As a result of that protest, I joined Climate Action RI, the local branch of 350.org, whose basic goal is to end the use of fossil fuels, prevent climate change, and usher in the era of renewable energies and sustainable technologies. It’s an exciting group to be a part of, so if you’re interested in getting involved, their website is http://world.350.org/rhodeisland/.

Next up is the Carbon Pricing legislation in the State House. The action for this bill hasn’t really started yet, so I’ll just tell you about it quickly. Carbon Pricing, which we’ve discussed before in this column, is a basic tax on carbon-dioxide-emitting, fossil fuel products, levied on the distributors of these products and 1) reinvested in renewable energy infrastructure and 2) returned to the taxpayers as tax breaks. The intention of this legislation is to “internalize the externalities” – to actually create a financial incentive NOT to pollute the shared environment with fossil carbon dioxide, thereby financially incentivizing the move to climate-friendly energy sources.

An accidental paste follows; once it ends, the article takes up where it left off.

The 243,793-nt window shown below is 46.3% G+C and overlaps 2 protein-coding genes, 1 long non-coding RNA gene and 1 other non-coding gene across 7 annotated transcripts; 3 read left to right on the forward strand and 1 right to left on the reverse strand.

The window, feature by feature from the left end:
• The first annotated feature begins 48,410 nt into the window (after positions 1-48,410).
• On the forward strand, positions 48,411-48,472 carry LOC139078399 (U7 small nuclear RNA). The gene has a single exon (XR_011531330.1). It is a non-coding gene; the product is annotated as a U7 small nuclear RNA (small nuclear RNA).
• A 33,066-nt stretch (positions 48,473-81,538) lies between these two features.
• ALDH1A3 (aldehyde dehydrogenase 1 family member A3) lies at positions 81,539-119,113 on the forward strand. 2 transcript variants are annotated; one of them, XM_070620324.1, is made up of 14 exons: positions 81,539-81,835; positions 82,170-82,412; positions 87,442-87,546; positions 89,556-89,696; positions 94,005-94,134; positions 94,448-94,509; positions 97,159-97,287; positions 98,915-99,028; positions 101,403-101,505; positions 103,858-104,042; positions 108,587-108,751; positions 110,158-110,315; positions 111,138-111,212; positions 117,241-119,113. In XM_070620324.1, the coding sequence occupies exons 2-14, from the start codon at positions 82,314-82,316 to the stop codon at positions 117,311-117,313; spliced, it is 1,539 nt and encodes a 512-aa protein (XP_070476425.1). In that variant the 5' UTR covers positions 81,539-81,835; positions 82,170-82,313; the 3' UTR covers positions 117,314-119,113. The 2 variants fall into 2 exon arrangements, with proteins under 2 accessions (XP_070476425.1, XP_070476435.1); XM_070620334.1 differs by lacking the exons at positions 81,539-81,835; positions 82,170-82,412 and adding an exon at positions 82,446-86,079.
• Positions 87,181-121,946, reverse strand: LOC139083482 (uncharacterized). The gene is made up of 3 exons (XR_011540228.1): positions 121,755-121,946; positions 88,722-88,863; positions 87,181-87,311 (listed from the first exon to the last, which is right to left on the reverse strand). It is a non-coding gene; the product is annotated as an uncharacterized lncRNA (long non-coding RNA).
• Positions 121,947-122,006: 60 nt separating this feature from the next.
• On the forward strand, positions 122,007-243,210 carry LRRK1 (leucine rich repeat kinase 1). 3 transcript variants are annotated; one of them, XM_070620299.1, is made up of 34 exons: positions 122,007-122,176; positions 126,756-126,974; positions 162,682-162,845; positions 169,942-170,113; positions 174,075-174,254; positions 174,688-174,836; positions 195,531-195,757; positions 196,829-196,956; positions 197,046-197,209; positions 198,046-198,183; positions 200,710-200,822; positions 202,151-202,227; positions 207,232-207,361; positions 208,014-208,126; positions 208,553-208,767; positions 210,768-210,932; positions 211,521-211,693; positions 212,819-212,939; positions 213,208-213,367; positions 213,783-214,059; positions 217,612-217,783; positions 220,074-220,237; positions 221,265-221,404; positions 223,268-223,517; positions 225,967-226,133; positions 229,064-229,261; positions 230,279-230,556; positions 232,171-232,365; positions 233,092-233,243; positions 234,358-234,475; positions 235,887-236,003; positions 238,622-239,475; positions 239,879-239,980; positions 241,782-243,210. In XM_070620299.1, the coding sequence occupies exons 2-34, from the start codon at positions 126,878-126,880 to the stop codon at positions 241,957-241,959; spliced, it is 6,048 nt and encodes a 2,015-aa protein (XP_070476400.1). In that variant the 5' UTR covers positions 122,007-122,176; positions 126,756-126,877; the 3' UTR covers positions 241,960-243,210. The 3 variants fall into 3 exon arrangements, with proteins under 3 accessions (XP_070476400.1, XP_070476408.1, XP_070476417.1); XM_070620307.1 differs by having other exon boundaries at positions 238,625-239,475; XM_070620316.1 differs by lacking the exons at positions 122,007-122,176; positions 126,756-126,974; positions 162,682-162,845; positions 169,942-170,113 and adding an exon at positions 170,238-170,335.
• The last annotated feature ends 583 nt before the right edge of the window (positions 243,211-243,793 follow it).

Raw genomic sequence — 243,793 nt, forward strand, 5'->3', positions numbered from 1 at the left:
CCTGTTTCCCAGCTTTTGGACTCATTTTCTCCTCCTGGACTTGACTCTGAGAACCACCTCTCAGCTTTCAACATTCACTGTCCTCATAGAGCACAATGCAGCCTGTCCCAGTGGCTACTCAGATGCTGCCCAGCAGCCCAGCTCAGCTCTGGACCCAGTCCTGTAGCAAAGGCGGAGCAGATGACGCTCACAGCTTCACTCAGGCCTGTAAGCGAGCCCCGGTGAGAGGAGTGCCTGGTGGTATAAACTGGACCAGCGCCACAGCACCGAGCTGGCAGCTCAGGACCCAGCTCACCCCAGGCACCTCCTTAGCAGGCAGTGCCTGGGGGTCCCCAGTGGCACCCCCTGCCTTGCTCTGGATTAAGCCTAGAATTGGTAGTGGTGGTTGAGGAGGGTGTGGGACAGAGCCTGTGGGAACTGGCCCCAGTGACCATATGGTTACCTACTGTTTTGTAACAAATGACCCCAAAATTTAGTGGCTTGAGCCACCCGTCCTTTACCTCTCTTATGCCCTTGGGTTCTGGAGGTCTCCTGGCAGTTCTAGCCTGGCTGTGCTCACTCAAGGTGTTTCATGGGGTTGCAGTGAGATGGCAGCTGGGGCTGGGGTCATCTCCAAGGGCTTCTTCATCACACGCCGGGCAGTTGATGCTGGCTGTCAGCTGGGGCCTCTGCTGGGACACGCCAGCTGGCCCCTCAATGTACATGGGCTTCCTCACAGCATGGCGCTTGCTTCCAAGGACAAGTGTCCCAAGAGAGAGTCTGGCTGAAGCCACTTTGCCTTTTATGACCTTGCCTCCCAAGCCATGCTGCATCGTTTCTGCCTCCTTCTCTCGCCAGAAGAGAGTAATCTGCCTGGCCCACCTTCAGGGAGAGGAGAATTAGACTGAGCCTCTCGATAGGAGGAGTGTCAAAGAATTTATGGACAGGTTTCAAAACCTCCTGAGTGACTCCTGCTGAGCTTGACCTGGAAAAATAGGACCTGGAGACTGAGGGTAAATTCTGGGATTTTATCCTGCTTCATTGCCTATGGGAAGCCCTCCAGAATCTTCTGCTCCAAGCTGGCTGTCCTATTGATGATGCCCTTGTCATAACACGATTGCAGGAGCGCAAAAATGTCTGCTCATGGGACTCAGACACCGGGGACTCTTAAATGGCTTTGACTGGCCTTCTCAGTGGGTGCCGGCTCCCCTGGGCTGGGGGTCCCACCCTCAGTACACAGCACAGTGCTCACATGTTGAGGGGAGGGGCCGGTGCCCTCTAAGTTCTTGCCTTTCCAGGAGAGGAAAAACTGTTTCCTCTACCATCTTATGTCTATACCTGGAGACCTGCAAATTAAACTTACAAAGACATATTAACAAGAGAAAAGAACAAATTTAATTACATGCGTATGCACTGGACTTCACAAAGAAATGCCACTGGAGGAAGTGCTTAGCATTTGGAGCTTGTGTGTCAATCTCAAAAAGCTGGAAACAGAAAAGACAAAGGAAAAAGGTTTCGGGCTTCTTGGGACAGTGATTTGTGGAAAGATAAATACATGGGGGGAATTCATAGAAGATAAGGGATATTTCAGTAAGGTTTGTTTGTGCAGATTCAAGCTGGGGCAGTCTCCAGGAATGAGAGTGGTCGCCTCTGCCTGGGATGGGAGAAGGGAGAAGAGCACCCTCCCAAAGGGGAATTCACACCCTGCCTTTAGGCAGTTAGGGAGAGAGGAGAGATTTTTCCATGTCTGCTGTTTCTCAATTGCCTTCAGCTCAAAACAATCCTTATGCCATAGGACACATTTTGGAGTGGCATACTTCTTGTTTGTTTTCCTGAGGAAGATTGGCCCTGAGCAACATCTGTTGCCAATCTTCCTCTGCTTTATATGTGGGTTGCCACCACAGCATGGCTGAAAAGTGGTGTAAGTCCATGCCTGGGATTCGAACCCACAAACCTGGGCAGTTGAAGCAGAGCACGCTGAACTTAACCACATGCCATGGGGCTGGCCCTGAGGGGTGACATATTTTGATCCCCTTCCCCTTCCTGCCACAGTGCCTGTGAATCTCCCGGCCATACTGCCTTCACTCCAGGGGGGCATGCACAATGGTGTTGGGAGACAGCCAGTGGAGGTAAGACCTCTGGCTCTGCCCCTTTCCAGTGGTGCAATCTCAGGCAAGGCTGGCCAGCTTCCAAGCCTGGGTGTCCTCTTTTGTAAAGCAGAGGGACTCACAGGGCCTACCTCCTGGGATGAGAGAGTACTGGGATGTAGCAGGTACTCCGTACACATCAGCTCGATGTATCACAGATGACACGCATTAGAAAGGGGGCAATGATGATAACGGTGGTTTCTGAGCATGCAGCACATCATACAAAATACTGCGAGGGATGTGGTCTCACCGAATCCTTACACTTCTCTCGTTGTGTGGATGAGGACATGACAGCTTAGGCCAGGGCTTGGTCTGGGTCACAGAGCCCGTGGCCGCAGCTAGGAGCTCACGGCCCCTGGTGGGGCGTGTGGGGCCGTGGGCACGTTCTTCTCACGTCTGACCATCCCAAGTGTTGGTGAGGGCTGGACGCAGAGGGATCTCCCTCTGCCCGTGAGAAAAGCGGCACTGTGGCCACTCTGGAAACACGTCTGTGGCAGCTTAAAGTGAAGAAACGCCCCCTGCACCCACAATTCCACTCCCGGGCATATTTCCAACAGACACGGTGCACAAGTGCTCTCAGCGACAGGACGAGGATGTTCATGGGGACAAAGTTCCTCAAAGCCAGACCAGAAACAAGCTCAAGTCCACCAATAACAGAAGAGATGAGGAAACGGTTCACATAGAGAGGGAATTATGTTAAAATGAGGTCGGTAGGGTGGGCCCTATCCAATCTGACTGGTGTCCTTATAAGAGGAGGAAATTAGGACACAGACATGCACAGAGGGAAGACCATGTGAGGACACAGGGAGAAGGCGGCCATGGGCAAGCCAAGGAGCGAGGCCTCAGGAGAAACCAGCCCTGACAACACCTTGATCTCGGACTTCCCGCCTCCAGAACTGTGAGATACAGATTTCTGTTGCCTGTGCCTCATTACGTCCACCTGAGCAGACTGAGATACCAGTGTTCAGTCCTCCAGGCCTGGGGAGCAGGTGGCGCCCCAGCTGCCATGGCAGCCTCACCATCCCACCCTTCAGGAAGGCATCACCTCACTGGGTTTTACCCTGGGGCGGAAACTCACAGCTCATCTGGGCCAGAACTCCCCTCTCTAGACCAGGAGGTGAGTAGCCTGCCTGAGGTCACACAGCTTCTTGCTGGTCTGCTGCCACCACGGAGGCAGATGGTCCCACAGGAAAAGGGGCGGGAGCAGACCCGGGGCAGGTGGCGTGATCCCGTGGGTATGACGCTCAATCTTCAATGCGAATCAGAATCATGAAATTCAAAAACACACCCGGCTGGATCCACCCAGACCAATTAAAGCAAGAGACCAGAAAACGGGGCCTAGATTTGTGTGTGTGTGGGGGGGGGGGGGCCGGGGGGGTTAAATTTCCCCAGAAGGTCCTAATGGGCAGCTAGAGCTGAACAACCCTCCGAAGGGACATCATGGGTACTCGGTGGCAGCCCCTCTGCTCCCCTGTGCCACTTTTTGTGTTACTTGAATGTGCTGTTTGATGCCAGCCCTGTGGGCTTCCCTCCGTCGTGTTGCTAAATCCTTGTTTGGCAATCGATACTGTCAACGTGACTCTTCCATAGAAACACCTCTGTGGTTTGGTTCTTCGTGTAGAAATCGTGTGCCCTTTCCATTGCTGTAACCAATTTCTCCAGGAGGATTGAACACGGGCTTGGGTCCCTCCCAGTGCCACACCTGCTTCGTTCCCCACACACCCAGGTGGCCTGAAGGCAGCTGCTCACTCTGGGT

The widespread adoption of this type of bill is absolutely imperative towards the goal of preventing runaway climate change. Rhode Island seems to be close to passing it, and it seems to have a lot of support in the state legislature. I have gotten involved with the group that is promoting this bill. If you want more information, or want to get involved, shoot me an email.

Finally, I want to tell you about a piece of legislation that I only a learned of a few days ago: the Global Warming Solutions Act. As it stands, Rhode Island has codified targets for the reduction in statewide greenhouse gas emissions, and the implementation of renewable energy technologies. But these targets are pretty vague, and there is no regulatory framework put in place to make sure they happen.

This bill would change that! A group of forward-thinking representatives are trying to pass a bill that creates concrete targets for GHG emissions over the next few decades, actual steps towards making those goals reality, and a regulatory framework that ensures their implementation.

This is HUGE! I spoke at a House subcommittee hearing the other day, in favor of the bill (naturally), and it seemed that the subcommittee is looking favorably on it. Like the Carbon Pricing bill (which is very complementary to this one), the work has only just begun towards the passage of this Global Warming Solutions Act. If you want to get involved, again, shoot me an email.